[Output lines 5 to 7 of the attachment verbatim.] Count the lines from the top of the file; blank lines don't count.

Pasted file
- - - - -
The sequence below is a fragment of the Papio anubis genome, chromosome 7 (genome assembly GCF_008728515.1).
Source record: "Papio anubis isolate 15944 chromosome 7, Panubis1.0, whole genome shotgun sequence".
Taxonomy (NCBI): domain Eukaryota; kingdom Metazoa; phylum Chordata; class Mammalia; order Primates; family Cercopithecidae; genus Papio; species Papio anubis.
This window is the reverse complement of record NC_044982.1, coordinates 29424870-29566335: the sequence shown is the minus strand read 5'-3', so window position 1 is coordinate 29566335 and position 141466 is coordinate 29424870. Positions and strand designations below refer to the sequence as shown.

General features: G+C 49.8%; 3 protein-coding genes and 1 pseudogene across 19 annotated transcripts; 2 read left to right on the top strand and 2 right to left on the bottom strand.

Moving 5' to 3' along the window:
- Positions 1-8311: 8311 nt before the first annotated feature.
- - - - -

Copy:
General features: G+C 49.8%; 3 protein-coding genes and 1 pseudogene across 19 annotated transcripts; 2 read left to right on the top strand and 2 right to left on the bottom strand.

Moving 5' to 3' along the window:
- Positions 1-8311: 8311 nt before the first annotated feature.